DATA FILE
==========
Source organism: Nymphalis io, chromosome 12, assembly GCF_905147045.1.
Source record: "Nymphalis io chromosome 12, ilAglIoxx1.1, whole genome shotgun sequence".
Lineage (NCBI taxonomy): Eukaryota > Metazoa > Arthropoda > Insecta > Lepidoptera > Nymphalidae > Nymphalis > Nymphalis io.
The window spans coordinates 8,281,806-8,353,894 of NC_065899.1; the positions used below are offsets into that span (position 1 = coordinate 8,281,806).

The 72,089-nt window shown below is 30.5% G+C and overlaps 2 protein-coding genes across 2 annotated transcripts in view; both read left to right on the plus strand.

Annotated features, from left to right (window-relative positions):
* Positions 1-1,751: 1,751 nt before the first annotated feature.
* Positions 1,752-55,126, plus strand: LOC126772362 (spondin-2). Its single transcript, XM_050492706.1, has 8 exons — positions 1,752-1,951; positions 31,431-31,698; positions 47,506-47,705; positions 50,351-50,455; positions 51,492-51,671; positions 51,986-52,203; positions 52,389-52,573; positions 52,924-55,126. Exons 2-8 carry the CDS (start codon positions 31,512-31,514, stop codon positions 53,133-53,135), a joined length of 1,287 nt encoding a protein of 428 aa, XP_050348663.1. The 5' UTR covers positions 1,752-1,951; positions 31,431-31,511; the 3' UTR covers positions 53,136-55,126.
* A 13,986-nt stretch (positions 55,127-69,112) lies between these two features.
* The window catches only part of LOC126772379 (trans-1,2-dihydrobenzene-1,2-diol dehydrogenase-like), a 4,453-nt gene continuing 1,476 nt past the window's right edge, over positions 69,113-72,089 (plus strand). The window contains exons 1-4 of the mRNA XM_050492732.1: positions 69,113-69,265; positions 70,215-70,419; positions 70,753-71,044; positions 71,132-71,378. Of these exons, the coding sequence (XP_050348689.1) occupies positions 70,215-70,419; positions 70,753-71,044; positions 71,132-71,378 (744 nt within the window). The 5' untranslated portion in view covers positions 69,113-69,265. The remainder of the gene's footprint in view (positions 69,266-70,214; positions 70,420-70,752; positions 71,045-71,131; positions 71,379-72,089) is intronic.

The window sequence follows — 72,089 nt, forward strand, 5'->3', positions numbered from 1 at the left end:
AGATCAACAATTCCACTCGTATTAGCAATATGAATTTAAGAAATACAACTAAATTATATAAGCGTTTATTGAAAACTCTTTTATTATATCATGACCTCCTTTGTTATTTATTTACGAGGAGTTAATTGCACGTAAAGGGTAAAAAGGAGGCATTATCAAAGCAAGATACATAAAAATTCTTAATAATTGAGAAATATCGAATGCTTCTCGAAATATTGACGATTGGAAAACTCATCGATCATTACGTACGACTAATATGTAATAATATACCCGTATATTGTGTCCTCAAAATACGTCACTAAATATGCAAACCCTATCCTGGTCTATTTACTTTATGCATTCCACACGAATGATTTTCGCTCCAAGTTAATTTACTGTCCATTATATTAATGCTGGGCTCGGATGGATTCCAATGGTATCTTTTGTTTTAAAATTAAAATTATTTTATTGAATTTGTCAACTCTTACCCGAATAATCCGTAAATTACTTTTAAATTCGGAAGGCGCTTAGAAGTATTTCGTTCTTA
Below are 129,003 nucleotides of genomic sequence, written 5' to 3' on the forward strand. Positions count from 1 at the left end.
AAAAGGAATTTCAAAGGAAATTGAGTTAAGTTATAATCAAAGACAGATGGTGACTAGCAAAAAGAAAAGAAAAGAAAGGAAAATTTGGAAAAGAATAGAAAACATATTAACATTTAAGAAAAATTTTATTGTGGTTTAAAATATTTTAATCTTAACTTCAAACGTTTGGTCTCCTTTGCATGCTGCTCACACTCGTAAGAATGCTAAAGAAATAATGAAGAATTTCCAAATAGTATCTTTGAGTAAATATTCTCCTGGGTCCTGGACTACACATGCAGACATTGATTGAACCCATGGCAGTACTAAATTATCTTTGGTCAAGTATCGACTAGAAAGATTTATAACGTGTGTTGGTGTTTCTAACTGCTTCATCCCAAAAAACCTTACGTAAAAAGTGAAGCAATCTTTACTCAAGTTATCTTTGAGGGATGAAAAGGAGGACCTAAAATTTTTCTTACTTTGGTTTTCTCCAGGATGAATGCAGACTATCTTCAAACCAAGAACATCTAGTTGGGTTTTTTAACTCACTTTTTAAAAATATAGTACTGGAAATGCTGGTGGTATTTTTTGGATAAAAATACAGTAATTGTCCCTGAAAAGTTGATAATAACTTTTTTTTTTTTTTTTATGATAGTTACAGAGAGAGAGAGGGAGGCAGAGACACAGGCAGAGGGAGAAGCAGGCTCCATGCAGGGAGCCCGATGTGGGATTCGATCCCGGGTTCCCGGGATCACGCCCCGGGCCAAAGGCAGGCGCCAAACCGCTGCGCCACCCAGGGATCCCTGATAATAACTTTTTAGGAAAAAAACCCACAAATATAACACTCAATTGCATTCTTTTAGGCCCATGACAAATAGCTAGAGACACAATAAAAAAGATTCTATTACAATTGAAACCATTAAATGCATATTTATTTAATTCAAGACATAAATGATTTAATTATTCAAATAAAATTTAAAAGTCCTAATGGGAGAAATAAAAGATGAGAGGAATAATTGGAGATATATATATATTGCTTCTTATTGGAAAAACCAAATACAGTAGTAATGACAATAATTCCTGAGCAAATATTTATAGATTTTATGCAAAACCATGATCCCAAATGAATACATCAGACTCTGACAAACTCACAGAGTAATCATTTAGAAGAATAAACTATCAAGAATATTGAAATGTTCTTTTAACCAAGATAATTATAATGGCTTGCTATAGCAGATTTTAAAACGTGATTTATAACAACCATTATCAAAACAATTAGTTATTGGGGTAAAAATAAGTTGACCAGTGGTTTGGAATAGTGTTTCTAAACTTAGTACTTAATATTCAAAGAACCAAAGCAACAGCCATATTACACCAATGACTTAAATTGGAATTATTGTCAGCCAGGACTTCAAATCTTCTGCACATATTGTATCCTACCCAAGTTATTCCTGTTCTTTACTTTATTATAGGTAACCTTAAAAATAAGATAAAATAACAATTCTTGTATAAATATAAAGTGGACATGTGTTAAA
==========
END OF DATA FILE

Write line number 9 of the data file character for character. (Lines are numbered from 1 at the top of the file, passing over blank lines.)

* A 13,986-nt stretch (positions 55,127-69,112) lies between these two features.